Results 1 to 8 of 8

Math Help - Finding volume by using triple integral

  1. #1
    Junior Member
    Joined
    Feb 2011
    Posts
    30

    Finding volume by using triple integral

    I need to find the volume enclosed by x^2+y^2+z^2=a^2 and x^2+y^2=ax where a>0.

    How do I find the bounds? Do I apply spherical coordinates as written?
    Follow Math Help Forum on Facebook and Google+

  2. #2
    MHF Contributor
    Prove It's Avatar
    Joined
    Aug 2008
    Posts
    11,560
    Thanks
    1425
    To start with, I expect that you have written the second bound wrongly, since that is the equation of a plane figure, not a solid...
    Follow Math Help Forum on Facebook and Google+

  3. #3
    Junior Member
    Joined
    Feb 2011
    Posts
    30
    I edited the first equation, but what's wrong with the second one?
    Follow Math Help Forum on Facebook and Google+

  4. #4
    MHF Contributor
    Prove It's Avatar
    Joined
    Aug 2008
    Posts
    11,560
    Thanks
    1425
    It's a 2 Dimensional object, i.e. a plane figure. How are we supposed to know where along the \displaystyle z axis it's supposed to lie?
    Follow Math Help Forum on Facebook and Google+

  5. #5
    MHF Contributor
    Joined
    Oct 2008
    Posts
    1,034
    Thanks
    49
    Assuming the cylinder extends indefinitely up and down the z dimension, we have Viviani's Curve. Doing just the top half, we have z going from 0 (where it 'starts', on the (x,y) plane) up to \sqrt{a^2 - r^2} (where it hits the hemisphere). And we have r going from 0 at the centre (z axis), up to a cos theta i.e. everywhere inside the cylinder. And theta is turning through the x-positive half of the space, i.e. from minus pi/2 to pi/2. So...

    \displaystyle{V = \int_{-\frac{\pi}{2}}^{\frac{\pi}{2}}\ \int_{0}^{a \cos \theta} \int_{0}^{\sqrt{a^2 - r^2}} r\ dz\ dr\ d\theta}

    Just in case a picture helps to follow through from the inside out, we can start bottom left here, integrating r with respect to z...



    ... where (key in spoiler) ...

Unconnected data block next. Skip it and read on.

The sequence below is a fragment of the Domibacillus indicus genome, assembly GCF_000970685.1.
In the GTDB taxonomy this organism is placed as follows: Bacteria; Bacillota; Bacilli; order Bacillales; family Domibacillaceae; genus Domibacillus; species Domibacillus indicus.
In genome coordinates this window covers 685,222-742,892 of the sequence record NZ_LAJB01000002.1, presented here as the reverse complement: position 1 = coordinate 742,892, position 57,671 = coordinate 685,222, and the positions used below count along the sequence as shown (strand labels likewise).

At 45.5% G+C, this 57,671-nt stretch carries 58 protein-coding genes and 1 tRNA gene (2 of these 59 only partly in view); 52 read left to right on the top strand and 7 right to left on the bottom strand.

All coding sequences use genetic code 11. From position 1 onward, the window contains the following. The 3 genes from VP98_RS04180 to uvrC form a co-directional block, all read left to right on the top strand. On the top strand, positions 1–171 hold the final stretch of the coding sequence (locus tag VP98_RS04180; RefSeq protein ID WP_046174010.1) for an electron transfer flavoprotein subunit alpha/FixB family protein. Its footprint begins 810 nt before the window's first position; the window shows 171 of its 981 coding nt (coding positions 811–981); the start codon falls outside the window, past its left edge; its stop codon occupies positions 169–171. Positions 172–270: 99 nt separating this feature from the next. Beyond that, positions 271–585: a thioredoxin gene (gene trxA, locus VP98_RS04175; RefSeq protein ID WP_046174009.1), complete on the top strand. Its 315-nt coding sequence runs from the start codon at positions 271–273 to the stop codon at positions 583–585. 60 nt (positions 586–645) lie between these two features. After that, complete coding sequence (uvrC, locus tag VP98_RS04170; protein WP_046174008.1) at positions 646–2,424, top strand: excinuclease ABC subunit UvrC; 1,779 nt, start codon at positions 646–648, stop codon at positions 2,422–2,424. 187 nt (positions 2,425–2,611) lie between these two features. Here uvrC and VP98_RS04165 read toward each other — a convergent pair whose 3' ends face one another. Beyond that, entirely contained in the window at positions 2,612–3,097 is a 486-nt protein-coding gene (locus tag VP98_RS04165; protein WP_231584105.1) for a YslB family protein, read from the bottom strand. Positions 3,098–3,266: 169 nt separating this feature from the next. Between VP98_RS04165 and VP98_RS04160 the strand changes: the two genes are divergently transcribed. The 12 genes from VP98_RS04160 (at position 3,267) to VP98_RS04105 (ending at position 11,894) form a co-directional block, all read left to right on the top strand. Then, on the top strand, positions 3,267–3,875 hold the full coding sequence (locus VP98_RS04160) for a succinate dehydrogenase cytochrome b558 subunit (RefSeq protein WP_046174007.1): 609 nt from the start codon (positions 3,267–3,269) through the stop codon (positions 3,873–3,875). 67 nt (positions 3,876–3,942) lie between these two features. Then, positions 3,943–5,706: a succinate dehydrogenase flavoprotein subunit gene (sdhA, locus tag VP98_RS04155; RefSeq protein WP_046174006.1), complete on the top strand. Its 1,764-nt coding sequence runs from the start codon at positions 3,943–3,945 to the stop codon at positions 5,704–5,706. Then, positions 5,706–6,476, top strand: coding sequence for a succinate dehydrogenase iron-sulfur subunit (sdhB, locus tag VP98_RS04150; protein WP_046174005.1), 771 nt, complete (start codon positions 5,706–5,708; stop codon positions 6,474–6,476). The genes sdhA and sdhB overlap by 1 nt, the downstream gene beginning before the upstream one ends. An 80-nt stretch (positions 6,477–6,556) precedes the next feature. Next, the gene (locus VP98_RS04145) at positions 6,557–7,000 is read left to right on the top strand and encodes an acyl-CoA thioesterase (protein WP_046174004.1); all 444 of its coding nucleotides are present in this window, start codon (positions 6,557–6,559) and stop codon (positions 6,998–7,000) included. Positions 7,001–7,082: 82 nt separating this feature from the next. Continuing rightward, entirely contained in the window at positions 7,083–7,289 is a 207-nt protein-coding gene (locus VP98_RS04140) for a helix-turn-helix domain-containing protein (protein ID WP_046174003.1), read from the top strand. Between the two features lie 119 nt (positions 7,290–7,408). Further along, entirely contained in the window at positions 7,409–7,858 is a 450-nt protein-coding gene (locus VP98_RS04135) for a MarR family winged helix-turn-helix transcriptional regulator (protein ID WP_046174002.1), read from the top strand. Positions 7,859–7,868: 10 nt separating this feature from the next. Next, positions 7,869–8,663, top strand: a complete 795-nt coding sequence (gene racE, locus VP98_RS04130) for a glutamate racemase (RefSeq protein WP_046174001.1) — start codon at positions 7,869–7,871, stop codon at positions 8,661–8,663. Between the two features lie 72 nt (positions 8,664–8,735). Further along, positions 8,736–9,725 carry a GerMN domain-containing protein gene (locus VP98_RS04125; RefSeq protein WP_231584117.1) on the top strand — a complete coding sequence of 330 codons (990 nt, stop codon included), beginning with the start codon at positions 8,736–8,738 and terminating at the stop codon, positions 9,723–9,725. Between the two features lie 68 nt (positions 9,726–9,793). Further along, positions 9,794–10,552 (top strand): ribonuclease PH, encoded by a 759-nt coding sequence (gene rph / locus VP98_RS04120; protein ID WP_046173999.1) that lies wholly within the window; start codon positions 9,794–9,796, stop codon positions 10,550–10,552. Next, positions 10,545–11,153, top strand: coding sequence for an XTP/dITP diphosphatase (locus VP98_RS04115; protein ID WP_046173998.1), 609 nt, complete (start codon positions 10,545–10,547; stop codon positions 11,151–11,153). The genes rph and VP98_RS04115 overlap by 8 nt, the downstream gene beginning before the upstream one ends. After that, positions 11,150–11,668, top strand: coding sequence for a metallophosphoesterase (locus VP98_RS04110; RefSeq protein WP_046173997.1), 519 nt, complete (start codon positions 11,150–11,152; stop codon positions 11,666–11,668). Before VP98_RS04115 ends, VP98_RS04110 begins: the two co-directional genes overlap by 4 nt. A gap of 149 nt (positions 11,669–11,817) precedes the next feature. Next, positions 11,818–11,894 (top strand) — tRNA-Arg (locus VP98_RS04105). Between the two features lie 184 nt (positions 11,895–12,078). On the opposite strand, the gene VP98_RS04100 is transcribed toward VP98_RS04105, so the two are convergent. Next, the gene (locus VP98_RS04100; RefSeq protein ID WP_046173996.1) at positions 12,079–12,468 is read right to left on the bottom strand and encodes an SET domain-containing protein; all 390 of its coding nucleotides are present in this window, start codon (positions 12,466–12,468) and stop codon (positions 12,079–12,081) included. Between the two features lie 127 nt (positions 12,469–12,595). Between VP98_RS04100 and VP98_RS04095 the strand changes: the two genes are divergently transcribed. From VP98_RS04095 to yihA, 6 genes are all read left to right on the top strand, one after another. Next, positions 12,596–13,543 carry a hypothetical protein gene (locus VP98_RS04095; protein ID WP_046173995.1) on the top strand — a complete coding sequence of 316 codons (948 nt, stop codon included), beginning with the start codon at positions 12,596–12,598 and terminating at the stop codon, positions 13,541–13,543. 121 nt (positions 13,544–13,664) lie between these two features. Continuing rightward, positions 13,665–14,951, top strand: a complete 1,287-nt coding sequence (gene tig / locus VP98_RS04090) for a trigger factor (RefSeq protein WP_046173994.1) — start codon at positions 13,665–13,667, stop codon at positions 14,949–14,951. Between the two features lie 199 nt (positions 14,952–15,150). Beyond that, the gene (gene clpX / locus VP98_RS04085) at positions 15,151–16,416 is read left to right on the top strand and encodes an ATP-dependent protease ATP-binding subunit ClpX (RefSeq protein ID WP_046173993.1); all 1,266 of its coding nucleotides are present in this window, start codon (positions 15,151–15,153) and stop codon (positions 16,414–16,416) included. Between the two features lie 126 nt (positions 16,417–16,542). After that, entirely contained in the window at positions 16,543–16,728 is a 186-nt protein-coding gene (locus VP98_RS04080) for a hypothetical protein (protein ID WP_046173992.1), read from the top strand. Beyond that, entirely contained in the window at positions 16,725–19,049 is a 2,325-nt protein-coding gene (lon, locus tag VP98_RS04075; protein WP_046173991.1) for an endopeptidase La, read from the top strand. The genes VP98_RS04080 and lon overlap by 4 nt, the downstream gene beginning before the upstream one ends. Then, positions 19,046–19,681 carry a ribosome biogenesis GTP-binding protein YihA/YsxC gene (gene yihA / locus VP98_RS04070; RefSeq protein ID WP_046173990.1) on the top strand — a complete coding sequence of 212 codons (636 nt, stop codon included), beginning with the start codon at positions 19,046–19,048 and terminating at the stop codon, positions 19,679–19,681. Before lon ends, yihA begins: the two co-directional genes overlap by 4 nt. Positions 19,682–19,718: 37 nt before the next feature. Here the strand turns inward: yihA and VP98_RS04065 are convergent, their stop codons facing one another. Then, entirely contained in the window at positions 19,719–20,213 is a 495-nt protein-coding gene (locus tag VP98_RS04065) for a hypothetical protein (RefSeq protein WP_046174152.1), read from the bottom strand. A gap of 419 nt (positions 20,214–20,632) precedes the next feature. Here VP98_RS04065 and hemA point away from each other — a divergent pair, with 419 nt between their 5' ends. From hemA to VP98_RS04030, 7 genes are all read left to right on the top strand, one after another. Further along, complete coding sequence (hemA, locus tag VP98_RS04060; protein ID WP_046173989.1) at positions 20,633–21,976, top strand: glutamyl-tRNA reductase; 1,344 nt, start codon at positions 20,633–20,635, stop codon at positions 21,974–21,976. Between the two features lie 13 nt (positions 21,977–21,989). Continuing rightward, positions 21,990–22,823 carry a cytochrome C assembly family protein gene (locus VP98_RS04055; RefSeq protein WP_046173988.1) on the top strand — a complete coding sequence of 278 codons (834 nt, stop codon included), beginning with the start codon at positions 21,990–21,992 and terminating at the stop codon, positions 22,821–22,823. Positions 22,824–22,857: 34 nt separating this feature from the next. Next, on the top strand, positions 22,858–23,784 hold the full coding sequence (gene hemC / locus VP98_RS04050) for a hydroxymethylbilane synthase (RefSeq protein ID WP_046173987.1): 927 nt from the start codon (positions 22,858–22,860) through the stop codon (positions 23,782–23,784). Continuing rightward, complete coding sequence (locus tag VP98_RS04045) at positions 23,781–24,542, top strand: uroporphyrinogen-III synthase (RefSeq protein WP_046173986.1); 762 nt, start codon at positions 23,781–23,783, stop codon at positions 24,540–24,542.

Spoiler:


    ... is the chain rule. Straight continuous lines differentiate downwards (integrate up) with respect to the main variable (in this case r), and the straight dashed line similarly but with respect to the dashed balloon expression (the inner function of the composite which is subject to the chain rule).

    The general drift is...


    Which leaves a couple of blanks to fill. Hope this helps.

    _________________________________________

    Don't integrate - balloontegrate!

    Balloon Calculus; standard integrals, derivatives and methods

    Balloon Calculus Drawing with LaTeX and Asymptote!
    Last edited by tom@ballooncalculus; March 12th 2011 at 04:22 AM. Reason: url's
    Follow Math Help Forum on Facebook and Google+

  6. #6
    MHF Contributor

    Joined
    Apr 2005
    Posts
    15,707
    Thanks
    1470
    Quote Originally Posted by Prove It View Post
    To start with, I expect that you have written the second bound wrongly, since that is the equation of a plane figure, not a solid...
    No, it's not. x^2+ y^2= ax where z can be anything is a cylinder. Specifically, it is the cylinder with central axis (a/2, 0, z) and radius a/2.
    Follow Math Help Forum on Facebook and Google+

  7. #7
    MHF Contributor
    Prove It's Avatar
    Joined
    Aug 2008
    Posts
    11,560
    Thanks
    1425
    Quote Originally Posted by HallsofIvy View Post
    No, it's not. x^2+ y^2= ax where z can be anything is a cylinder. Specifically, it is the cylinder with central axis (a/2, 0, z) and radius a/2.
    Then it should have been stated that \displaystyle z can be anything...
    Follow Math Help Forum on Facebook and Google+

  8. #8
    MHF Contributor

    Joined
    Apr 2005
    Posts
    15,707
    Thanks
    1470
    No, it was stated that this problem was in three dimensions. The fact that there was no restriction put on z meant that it could be anything.
    Follow Math Help Forum on Facebook and Google+

Similar Math Help Forum Discussions

  1. Triple integral volume
    Posted in the Calculus Forum
    Replies: 0
    Last Post: May 6th 2011, 10:01 AM
  2. Replies: 0
    Last Post: November 14th 2010, 06:01 PM
  3. volume, triple integral
    Posted in the Calculus Forum
    Replies: 1
    Last Post: April 17th 2010, 08:09 PM
  4. triple integral - volume
    Posted in the Calculus Forum
    Replies: 6
    Last Post: November 29th 2009, 08:03 AM
  5. Triple integral - volume
    Posted in the Calculus Forum
    Replies: 4
    Last Post: August 14th 2008, 10:39 PM

Search Tags


/mathhelpforum @mathhelpforum